The Near East Side, Twin Aire included, has recently been designated as one of the twenty national Promise Zones in the country. The Promise Zone is an initiative put into place two years ago to accelerate the development of high-poverty—but high-promise—communities throughout the country. It brings Federal technical support and preference for Federal grant applications that seek to improve opportunities for job and economic development, education, and public safety in that specific zone. Though a Promise Zone designation does not come with financial support, it provides better outcomes for grants that are so crucial for making big strides in neighborhood development.
I asked Jeff how his work through Visioning Community ties into the concept of the excellent community member. He responded that it involved not just the importance of a healthy urban community but also the complexities of doing it well: “Mayor Hudnut used the illustration of a doughnut. You can’t have a doughnut of a city, you can’t have the suburbs strong and the inner city weak. You’ve got to have a strong urban core…if this city is going to be strong, those [inner city] neighborhoods need to be strong. And we are starting to see that, we’re seeing it in Irvington, in Fountain Square, in Bates-Hendricks and others, but each one needs to be strengthened. And Twin Aire is right there connecting those neighborhoods to the city core. To me, Twin Aire could be a model for other neighborhoods.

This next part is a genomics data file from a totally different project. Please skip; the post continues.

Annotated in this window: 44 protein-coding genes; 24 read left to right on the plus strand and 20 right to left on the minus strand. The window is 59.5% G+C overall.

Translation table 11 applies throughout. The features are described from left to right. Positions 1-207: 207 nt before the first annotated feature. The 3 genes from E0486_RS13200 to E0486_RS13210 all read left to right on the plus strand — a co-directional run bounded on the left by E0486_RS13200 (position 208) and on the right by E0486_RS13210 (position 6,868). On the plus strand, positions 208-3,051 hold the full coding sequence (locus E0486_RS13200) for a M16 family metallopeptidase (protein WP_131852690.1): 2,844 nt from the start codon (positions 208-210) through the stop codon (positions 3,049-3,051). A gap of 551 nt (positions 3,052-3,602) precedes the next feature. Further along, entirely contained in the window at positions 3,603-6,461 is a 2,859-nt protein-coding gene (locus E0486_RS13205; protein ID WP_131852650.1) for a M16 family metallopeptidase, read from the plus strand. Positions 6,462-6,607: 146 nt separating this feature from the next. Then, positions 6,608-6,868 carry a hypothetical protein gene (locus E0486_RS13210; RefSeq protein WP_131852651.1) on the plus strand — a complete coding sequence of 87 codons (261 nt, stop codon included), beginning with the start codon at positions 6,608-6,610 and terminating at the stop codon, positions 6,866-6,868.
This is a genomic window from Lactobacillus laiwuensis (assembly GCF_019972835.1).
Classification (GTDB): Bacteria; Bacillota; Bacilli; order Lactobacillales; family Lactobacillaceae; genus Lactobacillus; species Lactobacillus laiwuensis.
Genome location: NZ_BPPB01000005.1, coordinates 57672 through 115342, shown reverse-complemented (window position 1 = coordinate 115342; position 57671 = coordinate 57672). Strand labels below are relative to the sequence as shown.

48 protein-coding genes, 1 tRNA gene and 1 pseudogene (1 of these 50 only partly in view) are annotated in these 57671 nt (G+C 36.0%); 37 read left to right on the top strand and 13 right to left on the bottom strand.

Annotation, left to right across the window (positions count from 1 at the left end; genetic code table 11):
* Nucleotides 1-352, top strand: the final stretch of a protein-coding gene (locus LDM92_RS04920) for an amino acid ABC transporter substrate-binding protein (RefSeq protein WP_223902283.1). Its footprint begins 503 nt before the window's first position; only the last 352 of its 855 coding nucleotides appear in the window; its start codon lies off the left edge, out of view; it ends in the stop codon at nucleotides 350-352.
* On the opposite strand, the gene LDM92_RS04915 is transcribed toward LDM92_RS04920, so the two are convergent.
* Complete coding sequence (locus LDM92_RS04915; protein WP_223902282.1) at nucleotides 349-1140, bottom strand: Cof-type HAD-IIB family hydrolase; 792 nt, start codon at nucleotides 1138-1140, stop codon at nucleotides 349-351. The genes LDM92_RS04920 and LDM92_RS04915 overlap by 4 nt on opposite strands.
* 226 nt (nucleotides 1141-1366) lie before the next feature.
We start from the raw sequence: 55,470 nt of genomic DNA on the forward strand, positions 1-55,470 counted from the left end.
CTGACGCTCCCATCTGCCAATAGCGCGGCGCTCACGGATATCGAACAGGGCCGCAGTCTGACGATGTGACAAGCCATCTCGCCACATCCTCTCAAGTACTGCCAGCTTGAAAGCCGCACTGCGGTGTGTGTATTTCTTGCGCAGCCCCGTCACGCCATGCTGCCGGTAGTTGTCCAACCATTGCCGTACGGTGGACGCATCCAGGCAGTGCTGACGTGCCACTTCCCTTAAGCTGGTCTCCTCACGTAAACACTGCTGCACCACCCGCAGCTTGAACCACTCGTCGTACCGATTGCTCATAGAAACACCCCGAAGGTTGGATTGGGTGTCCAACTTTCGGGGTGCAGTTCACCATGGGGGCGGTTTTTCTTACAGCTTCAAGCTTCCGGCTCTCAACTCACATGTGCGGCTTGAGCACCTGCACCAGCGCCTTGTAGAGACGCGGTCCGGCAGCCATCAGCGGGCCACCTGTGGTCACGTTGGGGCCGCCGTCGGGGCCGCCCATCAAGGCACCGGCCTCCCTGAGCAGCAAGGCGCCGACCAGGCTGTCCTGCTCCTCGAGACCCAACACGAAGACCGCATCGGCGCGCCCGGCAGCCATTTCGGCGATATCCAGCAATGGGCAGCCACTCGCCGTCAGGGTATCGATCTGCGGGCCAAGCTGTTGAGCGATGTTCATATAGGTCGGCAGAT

One of the big issues of renewing a neighborhood is gentrification. It is a very complex, very difficult issue to deal with. Along with making a neighborhood strong you must always consider what happens to the current residents as property values do go up. It is important to find ways to protect these folks and their homes and maintain affordable housing that don’t become the crack houses of the future. This is a real dilemma – how do you keep from gentrifying? Very few neighborhoods have solved that effectively.”
Finally, I asked him how this new undertaking is utilizing his gifts, the ones that come naturally and the ones that have developed through a lifetime of community involvement at the Indiana Children’s Christian Home to The New Harmony Project to the Heartland Film Festival:
“I went to a seminar once where we went through a questionnaire that would show your strength area and mine was an “Encourager.” And through the years I have found that is what I do best. I’m an encourager, which serves me well in building community. I like to connect people, I like to empower people, and there’s nothing more gratifying than having folks like Slim and Jennie Mullins, Twin Aire residents, see hope for the future of their community and realize they are being listened to, being valued. This sustains me and gives me the energy to keep going. It’s so very rewarding. So, I will use my gift of encouragement to help the residents of this area realize there is a lot to be proud of being a Twin Aire-ian.”